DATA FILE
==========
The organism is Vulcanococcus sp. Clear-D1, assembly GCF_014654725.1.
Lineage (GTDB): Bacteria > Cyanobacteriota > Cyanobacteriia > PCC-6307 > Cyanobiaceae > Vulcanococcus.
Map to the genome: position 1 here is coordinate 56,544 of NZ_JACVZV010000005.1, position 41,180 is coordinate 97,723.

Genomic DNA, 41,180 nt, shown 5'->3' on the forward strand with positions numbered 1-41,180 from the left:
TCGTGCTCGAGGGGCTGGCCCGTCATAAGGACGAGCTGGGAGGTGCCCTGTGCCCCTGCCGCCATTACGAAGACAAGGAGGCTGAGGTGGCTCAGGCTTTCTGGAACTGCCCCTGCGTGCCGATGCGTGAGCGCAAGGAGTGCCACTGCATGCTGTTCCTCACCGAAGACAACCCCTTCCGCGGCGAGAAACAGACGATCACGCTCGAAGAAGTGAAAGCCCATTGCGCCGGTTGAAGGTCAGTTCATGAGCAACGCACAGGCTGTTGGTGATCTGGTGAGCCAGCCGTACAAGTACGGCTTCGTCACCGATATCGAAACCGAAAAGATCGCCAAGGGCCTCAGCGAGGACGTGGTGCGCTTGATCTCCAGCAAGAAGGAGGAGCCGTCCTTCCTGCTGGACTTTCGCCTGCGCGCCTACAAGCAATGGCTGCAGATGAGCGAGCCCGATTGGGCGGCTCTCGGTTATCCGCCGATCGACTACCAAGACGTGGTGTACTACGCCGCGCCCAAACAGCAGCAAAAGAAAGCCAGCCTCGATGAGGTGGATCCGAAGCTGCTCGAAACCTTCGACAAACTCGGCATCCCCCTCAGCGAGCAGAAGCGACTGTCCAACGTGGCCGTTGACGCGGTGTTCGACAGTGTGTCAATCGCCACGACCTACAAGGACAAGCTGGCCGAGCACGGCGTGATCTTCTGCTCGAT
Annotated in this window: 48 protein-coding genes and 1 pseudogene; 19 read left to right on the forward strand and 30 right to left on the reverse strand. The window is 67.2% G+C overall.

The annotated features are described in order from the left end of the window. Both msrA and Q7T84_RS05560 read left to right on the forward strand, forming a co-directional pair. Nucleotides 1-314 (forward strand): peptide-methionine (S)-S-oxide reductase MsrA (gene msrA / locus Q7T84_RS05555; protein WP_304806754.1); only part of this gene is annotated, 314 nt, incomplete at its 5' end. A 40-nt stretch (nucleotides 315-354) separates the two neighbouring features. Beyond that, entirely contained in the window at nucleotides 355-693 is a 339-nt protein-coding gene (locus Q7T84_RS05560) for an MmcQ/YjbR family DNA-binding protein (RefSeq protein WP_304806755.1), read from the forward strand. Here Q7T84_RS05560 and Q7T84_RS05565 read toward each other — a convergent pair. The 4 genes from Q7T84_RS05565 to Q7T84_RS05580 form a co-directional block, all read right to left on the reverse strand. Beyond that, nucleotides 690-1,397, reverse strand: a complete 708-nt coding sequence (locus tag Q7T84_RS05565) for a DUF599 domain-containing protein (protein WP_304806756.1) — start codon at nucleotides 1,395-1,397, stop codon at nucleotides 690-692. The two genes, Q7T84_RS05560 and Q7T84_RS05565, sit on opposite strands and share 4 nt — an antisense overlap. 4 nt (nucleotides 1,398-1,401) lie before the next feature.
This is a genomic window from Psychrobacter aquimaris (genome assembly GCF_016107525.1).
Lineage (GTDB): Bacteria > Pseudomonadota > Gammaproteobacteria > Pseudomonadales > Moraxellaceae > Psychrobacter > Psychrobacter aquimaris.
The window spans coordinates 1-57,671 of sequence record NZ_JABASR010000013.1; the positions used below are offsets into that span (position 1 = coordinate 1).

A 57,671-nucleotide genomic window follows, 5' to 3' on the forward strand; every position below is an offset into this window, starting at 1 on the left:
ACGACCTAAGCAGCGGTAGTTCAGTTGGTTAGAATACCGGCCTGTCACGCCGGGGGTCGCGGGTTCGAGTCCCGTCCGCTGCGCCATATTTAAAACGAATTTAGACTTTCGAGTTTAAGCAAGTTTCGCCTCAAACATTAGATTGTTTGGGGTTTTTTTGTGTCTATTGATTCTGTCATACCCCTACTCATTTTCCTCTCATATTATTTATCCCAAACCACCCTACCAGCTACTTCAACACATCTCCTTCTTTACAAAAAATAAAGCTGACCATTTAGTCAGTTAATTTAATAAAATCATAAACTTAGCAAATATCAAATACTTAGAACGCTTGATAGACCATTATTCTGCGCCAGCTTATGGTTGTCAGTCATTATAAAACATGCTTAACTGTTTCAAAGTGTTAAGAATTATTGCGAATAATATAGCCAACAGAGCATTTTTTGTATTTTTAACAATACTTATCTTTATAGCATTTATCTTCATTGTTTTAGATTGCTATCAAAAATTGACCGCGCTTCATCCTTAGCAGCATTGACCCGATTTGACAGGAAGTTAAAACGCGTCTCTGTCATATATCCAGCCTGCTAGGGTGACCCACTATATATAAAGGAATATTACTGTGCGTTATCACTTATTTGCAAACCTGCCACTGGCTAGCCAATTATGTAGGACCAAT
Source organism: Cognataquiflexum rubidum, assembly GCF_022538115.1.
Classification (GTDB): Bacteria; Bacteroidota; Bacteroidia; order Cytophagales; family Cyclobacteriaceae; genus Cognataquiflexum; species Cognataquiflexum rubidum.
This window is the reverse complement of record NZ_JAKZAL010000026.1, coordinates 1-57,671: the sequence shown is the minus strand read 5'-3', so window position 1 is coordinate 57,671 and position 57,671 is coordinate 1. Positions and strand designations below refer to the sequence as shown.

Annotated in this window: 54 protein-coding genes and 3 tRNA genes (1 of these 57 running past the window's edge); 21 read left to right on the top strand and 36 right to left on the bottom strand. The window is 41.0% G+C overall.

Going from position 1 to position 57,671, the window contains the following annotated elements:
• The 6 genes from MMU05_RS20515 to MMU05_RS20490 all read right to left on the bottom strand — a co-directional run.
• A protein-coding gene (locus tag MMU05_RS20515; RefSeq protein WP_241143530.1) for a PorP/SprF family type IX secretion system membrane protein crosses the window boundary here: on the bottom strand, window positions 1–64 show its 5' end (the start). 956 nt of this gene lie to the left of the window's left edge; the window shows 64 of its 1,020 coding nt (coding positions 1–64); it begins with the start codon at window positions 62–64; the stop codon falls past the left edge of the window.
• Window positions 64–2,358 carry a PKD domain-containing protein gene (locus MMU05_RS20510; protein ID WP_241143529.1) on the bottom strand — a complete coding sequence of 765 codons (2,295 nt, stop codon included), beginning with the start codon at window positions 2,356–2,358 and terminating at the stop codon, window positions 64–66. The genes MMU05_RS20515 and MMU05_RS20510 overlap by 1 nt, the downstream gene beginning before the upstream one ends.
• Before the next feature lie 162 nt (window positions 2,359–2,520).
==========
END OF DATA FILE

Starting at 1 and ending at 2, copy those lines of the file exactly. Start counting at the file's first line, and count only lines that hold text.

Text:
The organism is Vulcanococcus sp. Clear-D1, assembly GCF_014654725.1.
Lineage (GTDB): Bacteria > Cyanobacteriota > Cyanobacteriia > PCC-6307 > Cyanobiaceae > Vulcanococcus.